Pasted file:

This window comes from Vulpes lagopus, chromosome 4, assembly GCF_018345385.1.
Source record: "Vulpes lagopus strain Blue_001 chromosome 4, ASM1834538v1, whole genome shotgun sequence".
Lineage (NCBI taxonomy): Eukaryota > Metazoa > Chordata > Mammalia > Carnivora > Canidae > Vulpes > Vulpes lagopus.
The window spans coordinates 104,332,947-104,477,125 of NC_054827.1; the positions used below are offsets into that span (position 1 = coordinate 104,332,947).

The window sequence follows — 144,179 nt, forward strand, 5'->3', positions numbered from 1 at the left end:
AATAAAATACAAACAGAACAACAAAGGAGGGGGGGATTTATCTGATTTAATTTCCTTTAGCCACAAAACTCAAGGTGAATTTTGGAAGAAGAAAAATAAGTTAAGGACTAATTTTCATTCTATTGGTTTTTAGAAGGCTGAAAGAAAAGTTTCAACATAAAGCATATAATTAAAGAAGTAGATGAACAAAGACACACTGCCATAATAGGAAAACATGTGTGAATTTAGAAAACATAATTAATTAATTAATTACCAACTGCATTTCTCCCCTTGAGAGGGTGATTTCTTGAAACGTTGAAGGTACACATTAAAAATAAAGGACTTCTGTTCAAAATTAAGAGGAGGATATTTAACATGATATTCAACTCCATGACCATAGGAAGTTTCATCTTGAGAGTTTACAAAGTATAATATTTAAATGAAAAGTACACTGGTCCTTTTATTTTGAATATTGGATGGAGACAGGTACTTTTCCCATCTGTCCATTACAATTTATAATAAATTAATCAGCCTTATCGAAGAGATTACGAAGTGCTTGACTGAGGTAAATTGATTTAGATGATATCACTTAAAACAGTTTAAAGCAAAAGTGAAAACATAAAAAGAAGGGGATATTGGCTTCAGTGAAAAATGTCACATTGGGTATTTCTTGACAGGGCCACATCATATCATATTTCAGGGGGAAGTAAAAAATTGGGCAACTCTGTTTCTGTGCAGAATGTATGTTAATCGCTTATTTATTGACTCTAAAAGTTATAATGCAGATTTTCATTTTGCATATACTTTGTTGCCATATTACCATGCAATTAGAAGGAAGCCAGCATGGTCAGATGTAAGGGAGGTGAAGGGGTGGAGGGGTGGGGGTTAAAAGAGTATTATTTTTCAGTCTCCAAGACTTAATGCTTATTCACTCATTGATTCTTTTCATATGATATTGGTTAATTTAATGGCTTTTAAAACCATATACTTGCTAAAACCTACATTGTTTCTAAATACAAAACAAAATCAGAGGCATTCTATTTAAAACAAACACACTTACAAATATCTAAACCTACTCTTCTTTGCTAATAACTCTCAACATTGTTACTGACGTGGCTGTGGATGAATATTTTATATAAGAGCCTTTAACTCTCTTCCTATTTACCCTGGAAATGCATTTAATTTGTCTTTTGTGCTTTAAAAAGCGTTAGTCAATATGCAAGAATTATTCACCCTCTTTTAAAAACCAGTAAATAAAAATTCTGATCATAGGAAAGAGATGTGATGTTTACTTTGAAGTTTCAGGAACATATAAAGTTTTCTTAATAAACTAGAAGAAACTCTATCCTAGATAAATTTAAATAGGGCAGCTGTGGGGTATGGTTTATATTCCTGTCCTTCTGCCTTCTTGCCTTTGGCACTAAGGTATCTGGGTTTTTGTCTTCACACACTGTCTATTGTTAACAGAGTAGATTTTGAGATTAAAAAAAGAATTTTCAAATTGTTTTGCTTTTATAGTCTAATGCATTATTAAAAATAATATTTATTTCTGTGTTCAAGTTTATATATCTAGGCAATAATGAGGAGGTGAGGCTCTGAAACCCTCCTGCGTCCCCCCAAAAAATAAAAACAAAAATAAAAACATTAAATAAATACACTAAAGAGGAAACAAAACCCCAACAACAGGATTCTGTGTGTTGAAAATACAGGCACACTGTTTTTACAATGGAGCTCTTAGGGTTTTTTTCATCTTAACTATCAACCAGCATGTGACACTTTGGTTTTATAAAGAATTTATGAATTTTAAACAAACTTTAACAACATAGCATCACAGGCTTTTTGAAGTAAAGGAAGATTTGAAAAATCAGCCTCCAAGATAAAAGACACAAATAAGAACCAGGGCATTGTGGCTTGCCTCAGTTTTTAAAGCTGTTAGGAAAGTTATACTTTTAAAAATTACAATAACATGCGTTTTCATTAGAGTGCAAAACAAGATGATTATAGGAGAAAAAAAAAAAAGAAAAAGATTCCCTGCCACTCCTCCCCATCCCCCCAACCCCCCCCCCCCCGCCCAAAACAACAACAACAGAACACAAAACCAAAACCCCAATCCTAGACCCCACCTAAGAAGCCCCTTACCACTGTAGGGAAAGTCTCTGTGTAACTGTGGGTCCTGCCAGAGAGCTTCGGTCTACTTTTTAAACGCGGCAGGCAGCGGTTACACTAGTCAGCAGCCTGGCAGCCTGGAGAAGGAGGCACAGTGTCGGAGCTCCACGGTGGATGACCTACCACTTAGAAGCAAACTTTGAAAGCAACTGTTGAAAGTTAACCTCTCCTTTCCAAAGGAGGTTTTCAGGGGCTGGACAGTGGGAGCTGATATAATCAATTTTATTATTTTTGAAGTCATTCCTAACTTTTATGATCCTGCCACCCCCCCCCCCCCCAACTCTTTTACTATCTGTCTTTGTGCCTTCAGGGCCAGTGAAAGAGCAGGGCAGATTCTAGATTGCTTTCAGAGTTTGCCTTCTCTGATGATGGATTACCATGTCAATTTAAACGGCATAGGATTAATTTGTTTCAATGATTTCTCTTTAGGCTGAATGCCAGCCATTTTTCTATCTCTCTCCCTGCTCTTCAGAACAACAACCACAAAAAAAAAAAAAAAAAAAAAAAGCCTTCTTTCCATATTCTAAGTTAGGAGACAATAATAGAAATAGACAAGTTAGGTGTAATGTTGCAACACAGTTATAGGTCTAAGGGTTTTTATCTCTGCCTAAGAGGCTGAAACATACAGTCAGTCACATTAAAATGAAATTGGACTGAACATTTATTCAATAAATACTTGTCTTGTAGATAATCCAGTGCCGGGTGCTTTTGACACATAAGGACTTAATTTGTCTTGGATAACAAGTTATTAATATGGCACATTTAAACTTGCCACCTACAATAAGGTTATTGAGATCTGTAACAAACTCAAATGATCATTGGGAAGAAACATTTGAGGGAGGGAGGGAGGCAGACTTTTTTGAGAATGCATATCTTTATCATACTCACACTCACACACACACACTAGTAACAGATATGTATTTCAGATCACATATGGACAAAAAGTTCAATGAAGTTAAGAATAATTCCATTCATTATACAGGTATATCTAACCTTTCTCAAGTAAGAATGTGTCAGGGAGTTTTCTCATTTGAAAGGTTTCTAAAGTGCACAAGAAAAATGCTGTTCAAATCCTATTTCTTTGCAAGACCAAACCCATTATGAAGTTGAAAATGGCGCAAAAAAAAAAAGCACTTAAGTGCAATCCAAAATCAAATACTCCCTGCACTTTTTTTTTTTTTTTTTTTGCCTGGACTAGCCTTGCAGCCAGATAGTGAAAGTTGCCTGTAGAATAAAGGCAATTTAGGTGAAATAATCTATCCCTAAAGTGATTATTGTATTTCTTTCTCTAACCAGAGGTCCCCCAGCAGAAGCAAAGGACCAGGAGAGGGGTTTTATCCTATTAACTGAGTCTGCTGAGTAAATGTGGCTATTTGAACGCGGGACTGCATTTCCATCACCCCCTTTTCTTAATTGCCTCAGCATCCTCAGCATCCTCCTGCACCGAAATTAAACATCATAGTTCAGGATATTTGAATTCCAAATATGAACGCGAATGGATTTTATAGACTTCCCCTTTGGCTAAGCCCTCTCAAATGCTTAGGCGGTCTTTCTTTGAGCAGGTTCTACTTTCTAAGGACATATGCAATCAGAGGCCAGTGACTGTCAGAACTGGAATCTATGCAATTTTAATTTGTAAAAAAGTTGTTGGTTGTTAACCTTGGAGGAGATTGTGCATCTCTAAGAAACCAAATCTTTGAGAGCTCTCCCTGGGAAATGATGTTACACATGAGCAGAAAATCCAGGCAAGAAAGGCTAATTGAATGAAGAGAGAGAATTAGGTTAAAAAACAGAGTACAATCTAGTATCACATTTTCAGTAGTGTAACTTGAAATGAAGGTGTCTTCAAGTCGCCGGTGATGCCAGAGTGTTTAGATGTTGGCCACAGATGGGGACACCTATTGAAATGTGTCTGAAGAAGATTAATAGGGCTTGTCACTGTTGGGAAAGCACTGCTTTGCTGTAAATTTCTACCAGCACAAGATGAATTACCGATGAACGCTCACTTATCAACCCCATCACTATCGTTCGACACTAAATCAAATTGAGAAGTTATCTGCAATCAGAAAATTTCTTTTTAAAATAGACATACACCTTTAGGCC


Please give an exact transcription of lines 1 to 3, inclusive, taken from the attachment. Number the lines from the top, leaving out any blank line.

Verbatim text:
This window comes from Vulpes lagopus, chromosome 4, assembly GCF_018345385.1.
Source record: "Vulpes lagopus strain Blue_001 chromosome 4, ASM1834538v1, whole genome shotgun sequence".
Lineage (NCBI taxonomy): Eukaryota > Metazoa > Chordata > Mammalia > Carnivora > Canidae > Vulpes > Vulpes lagopus.